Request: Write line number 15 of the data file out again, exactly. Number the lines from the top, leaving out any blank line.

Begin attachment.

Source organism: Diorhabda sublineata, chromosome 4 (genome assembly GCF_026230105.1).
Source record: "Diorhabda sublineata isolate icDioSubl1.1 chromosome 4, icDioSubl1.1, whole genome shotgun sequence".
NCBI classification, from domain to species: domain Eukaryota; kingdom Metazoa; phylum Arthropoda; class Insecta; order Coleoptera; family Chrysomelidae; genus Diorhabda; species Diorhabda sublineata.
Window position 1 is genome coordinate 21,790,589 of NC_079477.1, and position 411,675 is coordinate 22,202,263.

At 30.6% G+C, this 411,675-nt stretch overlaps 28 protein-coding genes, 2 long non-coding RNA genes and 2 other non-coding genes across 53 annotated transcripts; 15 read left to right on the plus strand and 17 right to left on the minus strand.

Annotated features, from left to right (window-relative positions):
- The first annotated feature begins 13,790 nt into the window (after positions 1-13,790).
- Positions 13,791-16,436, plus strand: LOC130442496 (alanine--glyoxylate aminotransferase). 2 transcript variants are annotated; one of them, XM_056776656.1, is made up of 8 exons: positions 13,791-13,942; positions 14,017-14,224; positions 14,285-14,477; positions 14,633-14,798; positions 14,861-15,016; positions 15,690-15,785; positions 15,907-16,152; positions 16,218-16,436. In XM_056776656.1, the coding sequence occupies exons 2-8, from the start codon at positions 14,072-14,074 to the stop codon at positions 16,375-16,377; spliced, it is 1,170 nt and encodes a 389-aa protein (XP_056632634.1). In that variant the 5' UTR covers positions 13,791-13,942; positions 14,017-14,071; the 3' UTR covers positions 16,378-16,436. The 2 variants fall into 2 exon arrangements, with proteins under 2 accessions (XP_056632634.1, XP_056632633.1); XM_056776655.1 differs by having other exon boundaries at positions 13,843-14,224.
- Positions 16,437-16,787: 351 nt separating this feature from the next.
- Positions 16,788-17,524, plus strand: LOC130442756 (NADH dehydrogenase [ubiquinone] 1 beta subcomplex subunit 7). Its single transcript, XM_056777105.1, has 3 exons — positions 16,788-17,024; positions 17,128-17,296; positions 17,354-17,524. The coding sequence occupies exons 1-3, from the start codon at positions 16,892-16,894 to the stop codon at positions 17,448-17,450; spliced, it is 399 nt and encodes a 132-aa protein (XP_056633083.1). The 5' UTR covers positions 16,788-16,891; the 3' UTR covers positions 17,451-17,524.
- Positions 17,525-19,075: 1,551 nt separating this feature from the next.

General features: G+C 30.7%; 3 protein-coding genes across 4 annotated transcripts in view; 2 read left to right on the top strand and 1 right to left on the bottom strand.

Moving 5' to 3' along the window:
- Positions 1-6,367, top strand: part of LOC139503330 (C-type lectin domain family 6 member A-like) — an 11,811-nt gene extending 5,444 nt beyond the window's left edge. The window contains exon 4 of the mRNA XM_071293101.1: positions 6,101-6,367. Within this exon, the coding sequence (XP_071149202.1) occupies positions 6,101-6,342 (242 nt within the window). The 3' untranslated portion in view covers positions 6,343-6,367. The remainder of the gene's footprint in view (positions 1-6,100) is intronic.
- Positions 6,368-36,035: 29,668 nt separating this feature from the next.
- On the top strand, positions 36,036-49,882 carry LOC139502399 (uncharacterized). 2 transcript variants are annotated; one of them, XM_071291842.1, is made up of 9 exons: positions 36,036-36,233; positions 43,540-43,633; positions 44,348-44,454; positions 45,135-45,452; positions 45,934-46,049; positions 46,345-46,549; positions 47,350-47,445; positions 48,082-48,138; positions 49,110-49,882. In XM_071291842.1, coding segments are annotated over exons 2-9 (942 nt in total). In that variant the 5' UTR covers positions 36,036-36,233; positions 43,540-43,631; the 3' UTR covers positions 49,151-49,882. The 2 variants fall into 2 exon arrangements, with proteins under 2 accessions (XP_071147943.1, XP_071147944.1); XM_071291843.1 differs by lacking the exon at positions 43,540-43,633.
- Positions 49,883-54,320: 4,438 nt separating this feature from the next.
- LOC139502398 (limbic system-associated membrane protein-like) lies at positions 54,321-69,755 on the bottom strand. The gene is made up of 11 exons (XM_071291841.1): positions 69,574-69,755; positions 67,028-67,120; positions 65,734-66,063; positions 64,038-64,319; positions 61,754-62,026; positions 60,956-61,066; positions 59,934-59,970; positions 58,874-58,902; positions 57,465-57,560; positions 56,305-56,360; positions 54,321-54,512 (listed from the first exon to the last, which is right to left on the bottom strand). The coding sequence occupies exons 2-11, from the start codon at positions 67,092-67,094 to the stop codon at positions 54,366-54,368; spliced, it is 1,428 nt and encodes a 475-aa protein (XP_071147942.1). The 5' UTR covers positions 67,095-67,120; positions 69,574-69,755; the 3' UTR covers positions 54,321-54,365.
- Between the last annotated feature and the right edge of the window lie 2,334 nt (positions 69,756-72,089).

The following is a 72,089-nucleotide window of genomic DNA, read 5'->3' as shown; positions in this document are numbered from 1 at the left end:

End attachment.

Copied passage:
- Positions 6,368-36,035: 29,668 nt separating this feature from the next.